By Daniel Ritz

After more than an hour-long debate at the City Council meeting on Dec. 5, a first reading was held of an ordinance amending chapter 6.40 of the Dana Point municipal code relating to the regulation and prohibition of smoking in the city.

Dana Point City Manager Mark Denny said that city staff’s research of secondhand smoke and the health impacts supported the initiatives within the ordinance.

Numerous public speakers offered testimony to the impact of cigarettes on public health and the environment.

Councilman Muller said that requested research had not been supplied for the ordinance to be read. He expressed concerns of the impact on tourism, and a lack of cohesiveness with established county and state precedents. With most of the beaches of Dana Point managed by the county or the state, jurisdiction and enforcement on the most impacted regions of the city were areas of concern that Muller felt were not addressed.

Councilman, and newly appointed mayor, Richard Viczorek seconded these enforcement concerns.

“I’m not a smoker, never have been,” said Viczorek. “But I’m not for symbolic laws. Is is a littering problem or is this a smoking problem?”

The first reading of the ordinance passed with approval from former Mayor Debra Lewis, former Mayor Pro Tem Paul Wyatt and Councilman John Tomlinson. Councilman Viczorek voted no on the ordinance. Councilman Muller abstained.

There will be a second reading, as required by law, of the smoking ordinance at the City Council meeting on Jan. 16.

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comments (6)

  • Dana Point Staff suggests that they have research the effects of second hand smoke however their research is either based or incomplete since the majority of studies conducted on the topic (including he largest studies) have shown otherwise. Indeed a number of studies involving so-called ‘heart attack miracles’ are either fraudulent or invalid due to severe bias. The smoking ban should be rejected at second reading.

    There is essentially no risk to others from second hand smoke.

    Boffetta, et al: Multicenter Case-Control Study of Exposure to Environmental Tobacco Smoke and Lung Cancer in Europe, Journal of the National Cancer Institute, Vol. 90, No. 19, October 7, 1998: “public indoor settings did not represent an important source of ETS exposure.” (This case-control study used data from the IARC. The period of enrollment of case and control subjects was from 1988 to 1994–16 years; IARC=International Agency for Research on Cancer.}
    In addition, this large study looked at 38 years worth of data:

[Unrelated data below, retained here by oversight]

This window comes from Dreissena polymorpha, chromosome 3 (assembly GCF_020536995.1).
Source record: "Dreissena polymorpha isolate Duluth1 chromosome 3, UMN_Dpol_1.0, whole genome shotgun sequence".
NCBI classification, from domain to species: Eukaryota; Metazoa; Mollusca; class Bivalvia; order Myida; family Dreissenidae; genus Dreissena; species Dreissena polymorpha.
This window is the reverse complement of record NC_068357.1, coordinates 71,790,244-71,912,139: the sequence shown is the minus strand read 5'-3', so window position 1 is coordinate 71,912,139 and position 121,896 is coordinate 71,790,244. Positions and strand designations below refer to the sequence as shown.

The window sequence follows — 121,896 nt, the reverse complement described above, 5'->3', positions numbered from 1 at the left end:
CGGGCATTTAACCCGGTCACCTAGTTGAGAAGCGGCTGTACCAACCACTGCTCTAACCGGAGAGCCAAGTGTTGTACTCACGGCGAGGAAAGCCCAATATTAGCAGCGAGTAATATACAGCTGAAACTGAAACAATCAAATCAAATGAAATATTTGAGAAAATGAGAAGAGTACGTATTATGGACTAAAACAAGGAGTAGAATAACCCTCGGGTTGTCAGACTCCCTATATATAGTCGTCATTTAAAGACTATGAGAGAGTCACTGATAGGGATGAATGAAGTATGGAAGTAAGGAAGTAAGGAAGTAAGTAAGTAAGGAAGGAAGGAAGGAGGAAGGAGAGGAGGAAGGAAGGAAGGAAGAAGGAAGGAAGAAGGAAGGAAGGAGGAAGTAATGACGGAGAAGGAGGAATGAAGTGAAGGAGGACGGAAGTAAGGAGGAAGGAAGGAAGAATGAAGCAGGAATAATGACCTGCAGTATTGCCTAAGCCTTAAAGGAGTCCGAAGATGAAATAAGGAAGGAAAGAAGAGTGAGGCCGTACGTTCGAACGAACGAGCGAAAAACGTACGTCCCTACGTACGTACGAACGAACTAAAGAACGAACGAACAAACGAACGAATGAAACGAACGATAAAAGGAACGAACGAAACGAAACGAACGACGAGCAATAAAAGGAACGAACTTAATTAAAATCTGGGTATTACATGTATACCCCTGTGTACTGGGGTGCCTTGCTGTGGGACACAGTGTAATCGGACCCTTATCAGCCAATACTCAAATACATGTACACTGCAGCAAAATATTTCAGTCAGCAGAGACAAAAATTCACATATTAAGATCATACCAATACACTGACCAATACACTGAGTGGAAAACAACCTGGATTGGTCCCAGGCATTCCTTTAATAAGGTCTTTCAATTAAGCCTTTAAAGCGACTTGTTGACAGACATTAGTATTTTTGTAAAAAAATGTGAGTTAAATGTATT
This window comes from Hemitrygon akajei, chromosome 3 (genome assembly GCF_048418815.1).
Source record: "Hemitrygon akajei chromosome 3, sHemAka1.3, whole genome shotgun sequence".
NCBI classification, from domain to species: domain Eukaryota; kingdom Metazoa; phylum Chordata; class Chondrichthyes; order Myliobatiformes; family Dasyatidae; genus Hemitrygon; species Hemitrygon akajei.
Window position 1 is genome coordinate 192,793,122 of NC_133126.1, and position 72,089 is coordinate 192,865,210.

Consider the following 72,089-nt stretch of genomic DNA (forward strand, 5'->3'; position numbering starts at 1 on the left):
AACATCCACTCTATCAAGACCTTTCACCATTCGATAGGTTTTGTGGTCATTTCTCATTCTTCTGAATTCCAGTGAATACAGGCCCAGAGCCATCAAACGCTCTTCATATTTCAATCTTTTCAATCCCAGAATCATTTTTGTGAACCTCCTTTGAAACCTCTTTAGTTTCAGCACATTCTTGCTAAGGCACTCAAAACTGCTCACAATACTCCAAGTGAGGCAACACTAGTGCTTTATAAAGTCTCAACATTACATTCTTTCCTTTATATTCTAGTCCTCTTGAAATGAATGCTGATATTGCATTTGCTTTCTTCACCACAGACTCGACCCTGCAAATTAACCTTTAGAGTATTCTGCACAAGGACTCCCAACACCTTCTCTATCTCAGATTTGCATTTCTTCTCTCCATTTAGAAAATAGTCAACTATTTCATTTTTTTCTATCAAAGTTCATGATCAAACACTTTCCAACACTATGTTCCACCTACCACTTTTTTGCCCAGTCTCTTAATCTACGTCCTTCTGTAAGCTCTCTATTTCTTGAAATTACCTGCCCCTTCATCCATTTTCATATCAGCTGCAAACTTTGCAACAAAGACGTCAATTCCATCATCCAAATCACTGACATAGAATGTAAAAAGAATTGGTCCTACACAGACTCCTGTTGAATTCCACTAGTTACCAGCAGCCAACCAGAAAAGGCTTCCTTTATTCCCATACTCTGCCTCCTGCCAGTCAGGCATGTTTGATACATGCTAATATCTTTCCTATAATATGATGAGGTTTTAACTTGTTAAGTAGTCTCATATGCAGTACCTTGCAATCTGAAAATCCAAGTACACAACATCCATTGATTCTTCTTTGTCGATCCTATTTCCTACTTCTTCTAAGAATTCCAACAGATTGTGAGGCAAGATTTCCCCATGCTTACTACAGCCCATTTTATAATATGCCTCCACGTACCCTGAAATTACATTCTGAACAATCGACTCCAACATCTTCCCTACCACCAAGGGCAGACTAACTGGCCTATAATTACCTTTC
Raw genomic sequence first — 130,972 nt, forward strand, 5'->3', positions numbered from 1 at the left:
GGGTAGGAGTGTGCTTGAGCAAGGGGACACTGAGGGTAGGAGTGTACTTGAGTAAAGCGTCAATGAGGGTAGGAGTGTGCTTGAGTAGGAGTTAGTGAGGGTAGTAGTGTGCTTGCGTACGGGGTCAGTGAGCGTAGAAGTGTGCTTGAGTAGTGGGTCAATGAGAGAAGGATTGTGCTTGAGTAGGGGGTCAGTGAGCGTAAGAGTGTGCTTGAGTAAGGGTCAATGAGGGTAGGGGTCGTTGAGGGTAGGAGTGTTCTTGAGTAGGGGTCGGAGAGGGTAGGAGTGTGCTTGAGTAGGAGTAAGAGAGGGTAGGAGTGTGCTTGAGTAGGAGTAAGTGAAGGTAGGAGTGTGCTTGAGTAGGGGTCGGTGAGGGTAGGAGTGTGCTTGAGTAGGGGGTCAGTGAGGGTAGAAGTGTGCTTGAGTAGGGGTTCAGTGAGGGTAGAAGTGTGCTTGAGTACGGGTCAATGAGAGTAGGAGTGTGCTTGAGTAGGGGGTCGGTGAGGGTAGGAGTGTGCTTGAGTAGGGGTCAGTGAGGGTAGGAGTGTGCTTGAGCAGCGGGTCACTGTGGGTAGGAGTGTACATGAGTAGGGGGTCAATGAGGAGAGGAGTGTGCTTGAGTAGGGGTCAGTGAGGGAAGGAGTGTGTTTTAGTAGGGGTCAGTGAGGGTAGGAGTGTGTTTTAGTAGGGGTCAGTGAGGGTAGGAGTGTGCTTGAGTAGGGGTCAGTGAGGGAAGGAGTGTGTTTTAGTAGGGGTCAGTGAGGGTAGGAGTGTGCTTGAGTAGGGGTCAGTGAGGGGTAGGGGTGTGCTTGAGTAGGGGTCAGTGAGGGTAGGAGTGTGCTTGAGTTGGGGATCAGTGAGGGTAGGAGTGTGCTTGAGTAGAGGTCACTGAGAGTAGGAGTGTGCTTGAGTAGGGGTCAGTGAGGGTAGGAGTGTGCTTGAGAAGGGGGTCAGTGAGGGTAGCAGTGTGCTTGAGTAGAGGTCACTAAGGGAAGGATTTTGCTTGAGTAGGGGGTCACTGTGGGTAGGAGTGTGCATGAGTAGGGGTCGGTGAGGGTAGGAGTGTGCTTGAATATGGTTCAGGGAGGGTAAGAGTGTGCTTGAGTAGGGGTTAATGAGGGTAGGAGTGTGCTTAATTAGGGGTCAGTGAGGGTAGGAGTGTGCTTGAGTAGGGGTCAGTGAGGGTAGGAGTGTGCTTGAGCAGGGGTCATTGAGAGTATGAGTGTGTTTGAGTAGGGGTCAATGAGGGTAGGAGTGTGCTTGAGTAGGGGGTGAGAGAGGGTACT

[‘
    ]Enstrom, JE and Kabat, GC. Environmental tobacco smoke and tobacco related mortality in a prospective study of Californians, 1960-98 BMJ 2003; 326:1057.This study found “No significant associations were found for current or former exposure to environmental tobacco smoke before or after adjusting for seven confounders and before or after excluding participants with pre-existing disease.” (This prospective study used American Cancer Society dataset.)

  • A 2005 study by professor Repace in Maryland found that outdoor tobacco smoke did not approach background levels for fine particles and carcinogens until about 23 feet from the cigarette source. Maybe MD has lower background levels of pollution than CA, which is why there is only a 20 foot outdoor cigarette smoking restriction in front of CA public building entryways.

    I’d like to see one of the other council members propose a replacement ordinance that is less restrictive, but still protects the public in outdoor congregation areas like outdoor restaurants, bus stops, farmer’s markets, etc.

    • Repace’s findings are questionable at best. In one court case he claimed a rate of particulates in a smoking situation yet when he tested the non-smoking court room he found the same level of particulates That case was dismissed.

  • As we near the end of 2017 I am amazed that there are still elected officials that appear to be stuck in the 20th Century looking for clarity on why exposing the non-smoking public and animals to secondhand smoke is a concern whether indoors or surrounding others outdoors.

    Smoking is a health problem. Smoking is safety problem. Smoking is a fire risk problem. Cigarette butts are a litter problem. Cigarette butts are an environmental problem. Do I need to continue?

  • The enforcement issue is significant. We are a small town with limited resources. The police should not be cruising looking for smokers or responding to calls about smoking. It’s not a stretch to imagine people asking the officers to collect butts as evidence. I hate smoking, I hate the sight of the butts, or any trash, hugely. More than the fact I can’t believe people still smoke, I can’t believe people litter at all. We live in a beautiful area, and the idea of tossing cups, wrappers and cigarette buts on the ground without a thought stuns me. When I see a younger person smoking, I swear my heart drops. At some point, people need to be responsible and laws don’t always fix things, or we would have been problem free in this world centuries ago. I imagine there will have to be warning signs posted and those are pretty ugly in their own right.

  • A limited outdoor ban on smoking in public congregation areas should be more than sufficient. Compared to all the other air pollution sources (internal combustion engines, rubber dust, forest fires, airplane exhaust, wood burning fireplaces, etc), outdoor cigarette smoke is relatively insignificant.

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